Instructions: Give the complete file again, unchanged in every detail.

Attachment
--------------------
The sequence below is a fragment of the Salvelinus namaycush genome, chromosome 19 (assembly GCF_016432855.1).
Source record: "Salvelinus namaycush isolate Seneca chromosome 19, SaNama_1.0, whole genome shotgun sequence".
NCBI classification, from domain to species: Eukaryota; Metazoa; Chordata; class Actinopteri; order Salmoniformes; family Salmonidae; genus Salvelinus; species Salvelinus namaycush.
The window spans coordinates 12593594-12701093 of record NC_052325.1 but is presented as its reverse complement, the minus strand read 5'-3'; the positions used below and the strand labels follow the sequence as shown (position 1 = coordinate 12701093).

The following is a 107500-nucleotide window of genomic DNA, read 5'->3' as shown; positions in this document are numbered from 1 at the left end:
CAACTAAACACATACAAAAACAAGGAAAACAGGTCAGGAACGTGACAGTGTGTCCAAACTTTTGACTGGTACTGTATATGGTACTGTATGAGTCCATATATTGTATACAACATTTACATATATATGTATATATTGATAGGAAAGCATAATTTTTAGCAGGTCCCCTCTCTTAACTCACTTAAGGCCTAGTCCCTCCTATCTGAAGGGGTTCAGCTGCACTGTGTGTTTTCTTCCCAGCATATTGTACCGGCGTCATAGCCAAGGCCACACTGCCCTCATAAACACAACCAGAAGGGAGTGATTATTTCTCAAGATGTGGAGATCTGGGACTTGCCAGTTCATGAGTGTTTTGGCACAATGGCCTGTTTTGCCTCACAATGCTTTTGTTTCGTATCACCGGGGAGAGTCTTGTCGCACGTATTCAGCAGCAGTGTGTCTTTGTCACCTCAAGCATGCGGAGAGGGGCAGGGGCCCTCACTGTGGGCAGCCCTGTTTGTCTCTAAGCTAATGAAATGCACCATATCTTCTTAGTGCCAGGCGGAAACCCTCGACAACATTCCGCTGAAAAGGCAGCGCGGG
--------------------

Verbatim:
The sequence below is a fragment of the Salvelinus namaycush genome, chromosome 19 (assembly GCF_016432855.1).
Source record: "Salvelinus namaycush isolate Seneca chromosome 19, SaNama_1.0, whole genome shotgun sequence".
NCBI classification, from domain to species: Eukaryota; Metazoa; Chordata; class Actinopteri; order Salmoniformes; family Salmonidae; genus Salvelinus; species Salvelinus namaycush.
The window spans coordinates 12593594-12701093 of record NC_052325.1 but is presented as its reverse complement, the minus strand read 5'-3'; the positions used below and the strand labels follow the sequence as shown (position 1 = coordinate 12701093).

The following is a 107500-nucleotide window of genomic DNA, read 5'->3' as shown; positions in this document are numbered from 1 at the left end:
CAACTAAACACATACAAAAACAAGGAAAACAGGTCAGGAACGTGACAGTGTGTCCAAACTTTTGACTGGTACTGTATATGGTACTGTATGAGTCCATATATTGTATACAACATTTACATATATATGTATATATTGATAGGAAAGCATAATTTTTAGCAGGTCCCCTCTCTTAACTCACTTAAGGCCTAGTCCCTCCTATCTGAAGGGGTTCAGCTGCACTGTGTGTTTTCTTCCCAGCATATTGTACCGGCGTCATAGCCAAGGCCACACTGCCCTCATAAACACAACCAGAAGGGAGTGATTATTTCTCAAGATGTGGAGATCTGGGACTTGCCAGTTCATGAGTGTTTTGGCACAATGGCCTGTTTTGCCTCACAATGCTTTTGTTTCGTATCACCGGGGAGAGTCTTGTCGCACGTATTCAGCAGCAGTGTGTCTTTGTCACCTCAAGCATGCGGAGAGGGGCAGGGGCCCTCACTGTGGGCAGCCCTGTTTGTCTCTAAGCTAATGAAATGCACCATATCTTCTTAGTGCCAGGCGGAAACCCTCGACAACATTCCGCTGAAAAGGCAGCGCGGG